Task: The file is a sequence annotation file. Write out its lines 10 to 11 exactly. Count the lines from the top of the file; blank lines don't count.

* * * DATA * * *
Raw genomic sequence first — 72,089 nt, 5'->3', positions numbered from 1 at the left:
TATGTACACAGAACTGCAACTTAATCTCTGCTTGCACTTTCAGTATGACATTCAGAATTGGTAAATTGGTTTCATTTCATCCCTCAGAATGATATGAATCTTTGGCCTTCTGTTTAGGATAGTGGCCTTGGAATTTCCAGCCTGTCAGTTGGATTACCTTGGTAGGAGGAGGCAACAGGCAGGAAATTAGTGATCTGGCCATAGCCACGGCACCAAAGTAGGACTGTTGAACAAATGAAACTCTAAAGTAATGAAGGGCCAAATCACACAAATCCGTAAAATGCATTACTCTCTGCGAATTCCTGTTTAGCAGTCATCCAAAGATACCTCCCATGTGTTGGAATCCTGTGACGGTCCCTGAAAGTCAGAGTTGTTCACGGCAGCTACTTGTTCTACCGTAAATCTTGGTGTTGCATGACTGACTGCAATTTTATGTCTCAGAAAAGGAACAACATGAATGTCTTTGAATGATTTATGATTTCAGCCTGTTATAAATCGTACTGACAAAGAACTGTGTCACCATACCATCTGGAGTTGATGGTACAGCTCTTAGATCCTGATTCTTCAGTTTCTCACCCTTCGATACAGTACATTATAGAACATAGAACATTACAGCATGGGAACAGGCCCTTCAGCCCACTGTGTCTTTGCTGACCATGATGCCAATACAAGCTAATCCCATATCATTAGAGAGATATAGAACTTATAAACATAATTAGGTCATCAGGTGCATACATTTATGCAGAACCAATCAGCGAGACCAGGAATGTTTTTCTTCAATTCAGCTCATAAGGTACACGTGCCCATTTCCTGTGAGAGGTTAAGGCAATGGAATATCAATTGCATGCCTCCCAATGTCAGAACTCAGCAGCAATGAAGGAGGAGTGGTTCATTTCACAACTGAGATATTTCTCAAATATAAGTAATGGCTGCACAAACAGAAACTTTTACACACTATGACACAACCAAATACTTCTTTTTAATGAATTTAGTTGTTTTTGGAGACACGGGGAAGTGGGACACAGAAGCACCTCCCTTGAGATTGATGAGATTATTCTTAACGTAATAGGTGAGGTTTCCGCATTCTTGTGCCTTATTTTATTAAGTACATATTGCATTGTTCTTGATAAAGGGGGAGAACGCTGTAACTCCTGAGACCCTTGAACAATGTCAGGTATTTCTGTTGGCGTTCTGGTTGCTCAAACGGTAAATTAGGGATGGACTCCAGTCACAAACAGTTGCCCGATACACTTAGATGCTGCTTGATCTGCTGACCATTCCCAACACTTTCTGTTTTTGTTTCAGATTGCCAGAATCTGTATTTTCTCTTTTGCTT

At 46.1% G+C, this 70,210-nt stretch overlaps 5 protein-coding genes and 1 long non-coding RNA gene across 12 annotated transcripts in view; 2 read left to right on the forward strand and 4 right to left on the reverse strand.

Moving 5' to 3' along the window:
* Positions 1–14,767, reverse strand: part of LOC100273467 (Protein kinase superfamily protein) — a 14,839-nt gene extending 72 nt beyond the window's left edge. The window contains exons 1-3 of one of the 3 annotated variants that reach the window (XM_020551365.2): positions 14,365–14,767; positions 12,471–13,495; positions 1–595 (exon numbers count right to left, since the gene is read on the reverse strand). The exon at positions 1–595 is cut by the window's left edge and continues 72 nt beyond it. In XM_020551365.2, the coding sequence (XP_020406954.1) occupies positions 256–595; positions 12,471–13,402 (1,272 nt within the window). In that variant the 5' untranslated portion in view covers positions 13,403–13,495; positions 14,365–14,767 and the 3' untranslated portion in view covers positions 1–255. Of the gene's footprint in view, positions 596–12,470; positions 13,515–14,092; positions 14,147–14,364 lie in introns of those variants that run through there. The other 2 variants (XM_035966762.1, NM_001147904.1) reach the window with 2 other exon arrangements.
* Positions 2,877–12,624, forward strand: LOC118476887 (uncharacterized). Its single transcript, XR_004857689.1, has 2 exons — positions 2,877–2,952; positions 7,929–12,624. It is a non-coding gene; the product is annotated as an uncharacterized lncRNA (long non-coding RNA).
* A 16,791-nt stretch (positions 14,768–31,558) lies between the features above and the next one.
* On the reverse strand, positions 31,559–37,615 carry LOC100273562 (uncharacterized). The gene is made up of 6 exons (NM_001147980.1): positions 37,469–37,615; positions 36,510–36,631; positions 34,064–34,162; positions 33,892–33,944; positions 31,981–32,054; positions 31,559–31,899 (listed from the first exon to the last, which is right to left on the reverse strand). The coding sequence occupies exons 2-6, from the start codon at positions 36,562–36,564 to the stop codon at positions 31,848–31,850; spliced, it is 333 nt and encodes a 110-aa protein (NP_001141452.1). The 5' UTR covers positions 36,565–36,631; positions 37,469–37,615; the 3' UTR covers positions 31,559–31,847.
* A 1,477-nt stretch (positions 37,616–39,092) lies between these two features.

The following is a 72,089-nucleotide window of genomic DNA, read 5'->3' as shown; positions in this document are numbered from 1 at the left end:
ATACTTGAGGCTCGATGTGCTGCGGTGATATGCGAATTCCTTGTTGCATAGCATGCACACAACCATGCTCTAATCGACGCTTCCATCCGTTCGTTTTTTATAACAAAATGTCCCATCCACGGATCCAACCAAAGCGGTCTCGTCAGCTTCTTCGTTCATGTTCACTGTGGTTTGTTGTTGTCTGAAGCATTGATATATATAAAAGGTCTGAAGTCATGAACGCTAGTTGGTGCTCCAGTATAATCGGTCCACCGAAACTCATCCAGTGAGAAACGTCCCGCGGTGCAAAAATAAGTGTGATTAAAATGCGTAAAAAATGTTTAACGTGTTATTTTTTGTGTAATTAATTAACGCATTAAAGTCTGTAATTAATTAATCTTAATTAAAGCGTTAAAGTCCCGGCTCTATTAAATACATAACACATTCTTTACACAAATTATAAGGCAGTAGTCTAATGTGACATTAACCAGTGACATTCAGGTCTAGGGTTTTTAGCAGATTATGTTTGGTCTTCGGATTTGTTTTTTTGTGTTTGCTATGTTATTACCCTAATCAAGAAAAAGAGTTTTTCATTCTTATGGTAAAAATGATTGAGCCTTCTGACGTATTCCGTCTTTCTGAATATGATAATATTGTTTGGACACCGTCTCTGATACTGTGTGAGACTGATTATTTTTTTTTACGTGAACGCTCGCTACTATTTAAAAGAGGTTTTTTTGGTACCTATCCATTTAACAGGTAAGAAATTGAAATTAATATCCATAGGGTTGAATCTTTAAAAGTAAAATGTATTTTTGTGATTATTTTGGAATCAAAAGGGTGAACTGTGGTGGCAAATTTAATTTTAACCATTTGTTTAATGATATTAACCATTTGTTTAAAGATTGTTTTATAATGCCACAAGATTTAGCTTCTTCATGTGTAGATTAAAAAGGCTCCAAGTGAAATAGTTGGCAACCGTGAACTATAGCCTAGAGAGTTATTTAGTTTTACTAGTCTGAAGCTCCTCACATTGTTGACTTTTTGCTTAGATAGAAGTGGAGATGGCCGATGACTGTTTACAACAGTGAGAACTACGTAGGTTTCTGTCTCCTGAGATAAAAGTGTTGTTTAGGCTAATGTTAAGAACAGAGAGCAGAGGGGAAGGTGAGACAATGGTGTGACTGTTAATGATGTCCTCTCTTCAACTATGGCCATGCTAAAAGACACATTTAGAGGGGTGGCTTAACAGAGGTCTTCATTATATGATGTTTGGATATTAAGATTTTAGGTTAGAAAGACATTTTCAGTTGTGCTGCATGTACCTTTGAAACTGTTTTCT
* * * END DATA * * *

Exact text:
The following is a 72,089-nucleotide window of genomic DNA, read 5'->3' as shown; positions in this document are numbered from 1 at the left end:
ATACTTGAGGCTCGATGTGCTGCGGTGATATGCGAATTCCTTGTTGCATAGCATGCACACAACCATGCTCTAATCGACGCTTCCATCCGTTCGTTTTTTATAACAAAATGTCCCATCCACGGATCCAACCAAAGCGGTCTCGTCAGCTTCTTCGTTCATGTTCACTGTGGTTTGTTGTTGTCTGAAGCATTGATATATATAAAAGGTCTGAAGTCATGAACGCTAGTTGGTGCTCCAGTATAATCGGTCCACCGAAACTCATCCAGTGAGAAACGTCCCGCGGTGCAAAAATAAGTGTGATTAAAATGCGTAAAAAATGTTTAACGTGTTATTTTTTGTGTAATTAATTAACGCATTAAAGTCTGTAATTAATTAATCTTAATTAAAGCGTTAAAGTCCCGGCTCTATTAAATACATAACACATTCTTTACACAAATTATAAGGCAGTAGTCTAATGTGACATTAACCAGTGACATTCAGGTCTAGGGTTTTTAGCAGATTATGTTTGGTCTTCGGATTTGTTTTTTTGTGTTTGCTATGTTATTACCCTAATCAAGAAAAAGAGTTTTTCATTCTTATGGTAAAAATGATTGAGCCTTCTGACGTATTCCGTCTTTCTGAATATGATAATATTGTTTGGACACCGTCTCTGATACTGTGTGAGACTGATTATTTTTTTTTACGTGAACGCTCGCTACTATTTAAAAGAGGTTTTTTTGGTACCTATCCATTTAACAGGTAAGAAATTGAAATTAATATCCATAGGGTTGAATCTTTAAAAGTAAAATGTATTTTTGTGATTATTTTGGAATCAAAAGGGTGAACTGTGGTGGCAAATTTAATTTTAACCATTTGTTTAATGATATTAACCATTTGTTTAAAGATTGTTTTATAATGCCACAAGATTTAGCTTCTTCATGTGTAGATTAAAAAGGCTCCAAGTGAAATAGTTGGCAACCGTGAACTATAGCCTAGAGAGTTATTTAGTTTTACTAGTCTGAAGCTCCTCACATTGTTGACTTTTTGCTTAGATAGAAGTGGAGATGGCCGATGACTGTTTACAACAGTGAGAACTACGTAGGTTTCTGTCTCCTGAGATAAAAGTGTTGTTTAGGCTAATGTTAAGAACAGAGAGCAGAGGGGAAGGTGAGACAATGGTGTGACTGTTAATGATGTCCTCTCTTCAACTATGGCCATGCTAAAAGACACATTTAGAGGGGTGGCTTAACAGAGGTCTTCATTATATGATGTTTGGATATTAAGATTTTAGGTTAGAAAGACATTTTCAGTTGTGCTGCATGTACCTTTGAAACTGTTTTCT